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Bury the hatchet, but keep the map



“I bury hatchets but keep maps of where I put them.” These words were sung by Taylor Swift in her album Reputation, and summarise my outlook on forgiveness.

As we draw close to Rosh Hashanah, I cannot help but fixate on my past misdeeds and perceived flaws that I have unearthed like some demented brain-archaeologist. I find myself wondering if G-d, too, has taken up cartography.

In life, we’re often told to forgive and forget, to brush ourselves off and continue. I’ve never been particularly fond of this advice.

I believe no-one ever never forgets. Forgive if you must, but keep your maps. This thought path leads to an obsessive loop in my mind: “There’s something wrong with me, and G-d will never forget that.”

To illustrate my point, I mention my sisters. In my house, we have the tradition of assigning sentimental value to the order of lighting and placement of our Shabbos candles. Recently, my elder sister, unprovoked, moved her candle to the middle – the most desirable spot. This bothered my younger sister, and sparked a weeks’-long feud. The curious thing about this dispute is that it went unmentioned for the duration of the week and only flared up at candle-lighting. It was forgiven, yes, but never fully forgotten, and only further proves my argument.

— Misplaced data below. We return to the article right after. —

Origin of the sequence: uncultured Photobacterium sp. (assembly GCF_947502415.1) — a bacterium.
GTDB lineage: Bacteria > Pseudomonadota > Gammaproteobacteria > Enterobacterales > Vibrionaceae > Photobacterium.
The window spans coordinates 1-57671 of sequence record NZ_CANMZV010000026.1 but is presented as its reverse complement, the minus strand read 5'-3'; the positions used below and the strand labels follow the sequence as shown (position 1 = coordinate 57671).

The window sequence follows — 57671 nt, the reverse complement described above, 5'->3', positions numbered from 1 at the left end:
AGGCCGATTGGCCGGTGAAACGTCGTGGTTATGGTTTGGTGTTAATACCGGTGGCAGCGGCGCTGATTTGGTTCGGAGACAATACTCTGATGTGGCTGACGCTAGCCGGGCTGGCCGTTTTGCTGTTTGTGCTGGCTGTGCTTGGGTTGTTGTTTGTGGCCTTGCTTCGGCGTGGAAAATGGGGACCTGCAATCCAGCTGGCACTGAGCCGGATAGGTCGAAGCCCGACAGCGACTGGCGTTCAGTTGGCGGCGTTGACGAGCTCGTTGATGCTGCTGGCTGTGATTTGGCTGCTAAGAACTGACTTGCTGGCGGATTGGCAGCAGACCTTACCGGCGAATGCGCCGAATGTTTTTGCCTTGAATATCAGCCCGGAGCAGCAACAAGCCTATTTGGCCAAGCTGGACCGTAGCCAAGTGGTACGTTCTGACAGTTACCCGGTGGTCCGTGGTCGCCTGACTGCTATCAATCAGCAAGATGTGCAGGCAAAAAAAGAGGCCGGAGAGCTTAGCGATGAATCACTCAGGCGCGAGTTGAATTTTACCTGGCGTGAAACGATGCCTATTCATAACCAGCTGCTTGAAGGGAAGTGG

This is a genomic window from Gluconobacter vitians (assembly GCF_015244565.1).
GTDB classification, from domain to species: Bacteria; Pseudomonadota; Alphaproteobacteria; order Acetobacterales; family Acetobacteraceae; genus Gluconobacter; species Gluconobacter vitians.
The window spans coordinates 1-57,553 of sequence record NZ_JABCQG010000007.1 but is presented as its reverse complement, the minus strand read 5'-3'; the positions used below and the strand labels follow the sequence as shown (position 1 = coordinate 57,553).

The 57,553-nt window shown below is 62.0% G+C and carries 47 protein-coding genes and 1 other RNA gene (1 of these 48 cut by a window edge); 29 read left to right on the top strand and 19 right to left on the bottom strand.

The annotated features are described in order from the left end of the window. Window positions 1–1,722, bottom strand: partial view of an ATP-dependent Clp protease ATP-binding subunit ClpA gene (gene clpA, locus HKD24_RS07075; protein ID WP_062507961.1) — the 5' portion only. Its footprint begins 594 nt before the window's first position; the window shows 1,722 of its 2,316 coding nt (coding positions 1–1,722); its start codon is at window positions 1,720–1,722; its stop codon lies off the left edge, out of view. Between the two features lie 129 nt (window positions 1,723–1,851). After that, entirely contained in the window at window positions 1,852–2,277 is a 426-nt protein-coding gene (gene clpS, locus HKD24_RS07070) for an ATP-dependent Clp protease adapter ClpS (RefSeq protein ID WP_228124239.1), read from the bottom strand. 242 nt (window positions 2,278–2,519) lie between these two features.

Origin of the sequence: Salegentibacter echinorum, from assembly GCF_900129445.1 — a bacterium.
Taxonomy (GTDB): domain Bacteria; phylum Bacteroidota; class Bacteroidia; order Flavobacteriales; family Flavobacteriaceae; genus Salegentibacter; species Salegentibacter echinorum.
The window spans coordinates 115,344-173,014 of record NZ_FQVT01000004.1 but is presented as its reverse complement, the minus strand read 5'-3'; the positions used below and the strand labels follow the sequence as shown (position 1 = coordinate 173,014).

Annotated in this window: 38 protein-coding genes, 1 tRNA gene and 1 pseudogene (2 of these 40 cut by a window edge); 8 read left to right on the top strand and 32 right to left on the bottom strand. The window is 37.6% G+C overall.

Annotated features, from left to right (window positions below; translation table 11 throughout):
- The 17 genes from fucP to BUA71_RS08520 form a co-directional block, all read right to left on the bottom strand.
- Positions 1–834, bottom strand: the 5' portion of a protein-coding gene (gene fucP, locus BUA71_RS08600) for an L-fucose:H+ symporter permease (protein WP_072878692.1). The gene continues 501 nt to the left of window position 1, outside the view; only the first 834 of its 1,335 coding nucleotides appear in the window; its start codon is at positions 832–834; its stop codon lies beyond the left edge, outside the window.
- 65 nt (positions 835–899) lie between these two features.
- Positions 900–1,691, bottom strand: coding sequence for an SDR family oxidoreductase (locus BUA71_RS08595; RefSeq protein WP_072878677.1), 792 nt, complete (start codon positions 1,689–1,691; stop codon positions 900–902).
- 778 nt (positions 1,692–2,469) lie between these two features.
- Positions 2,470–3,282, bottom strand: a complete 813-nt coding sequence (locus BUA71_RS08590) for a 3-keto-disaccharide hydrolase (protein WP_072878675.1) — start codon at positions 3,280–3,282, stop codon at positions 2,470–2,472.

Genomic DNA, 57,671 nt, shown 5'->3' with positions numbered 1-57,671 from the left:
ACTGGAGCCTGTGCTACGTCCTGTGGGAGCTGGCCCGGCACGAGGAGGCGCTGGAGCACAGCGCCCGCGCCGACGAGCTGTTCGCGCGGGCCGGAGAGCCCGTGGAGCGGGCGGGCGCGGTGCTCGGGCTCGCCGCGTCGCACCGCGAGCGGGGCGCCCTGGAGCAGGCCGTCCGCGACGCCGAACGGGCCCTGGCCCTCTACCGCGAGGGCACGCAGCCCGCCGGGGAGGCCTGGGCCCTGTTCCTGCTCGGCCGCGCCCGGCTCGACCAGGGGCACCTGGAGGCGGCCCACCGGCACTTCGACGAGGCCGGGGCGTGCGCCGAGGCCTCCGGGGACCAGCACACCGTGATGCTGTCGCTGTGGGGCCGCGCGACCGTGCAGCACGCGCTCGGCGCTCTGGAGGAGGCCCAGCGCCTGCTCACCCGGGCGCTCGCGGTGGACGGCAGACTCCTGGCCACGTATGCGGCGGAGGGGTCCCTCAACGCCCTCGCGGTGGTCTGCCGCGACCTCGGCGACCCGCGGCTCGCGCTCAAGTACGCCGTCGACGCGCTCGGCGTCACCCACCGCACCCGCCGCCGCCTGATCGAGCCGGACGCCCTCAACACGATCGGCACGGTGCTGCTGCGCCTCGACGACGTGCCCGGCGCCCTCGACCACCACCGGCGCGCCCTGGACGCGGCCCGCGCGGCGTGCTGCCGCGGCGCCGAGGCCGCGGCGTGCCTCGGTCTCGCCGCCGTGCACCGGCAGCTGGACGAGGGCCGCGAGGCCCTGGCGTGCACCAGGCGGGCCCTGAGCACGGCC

It may be that nothing we do is forgotten, but is that really a bad thing? People are multifaceted. We’re more than just our good or bad sides, and should remember rather than hide and condemn the less perfect aspects of who we are. There’s space for all of it. The bad doesn’t define us, but isn’t irrelevant either.

From the above, I have proven that nobody ever fully forgets the mistakes you make, but this isn’t a crisis. There’s a certain comfort in knowing that G-d remembers all the times I have messed up and keeps me alive anyway. There may, indeed, be something amiss with me, and although it’s part of who I am, it’s by no means the only part of me that matters or what will bind me to a dark and terrible new year.

Miri Harris, Grade 10, Torah Academy

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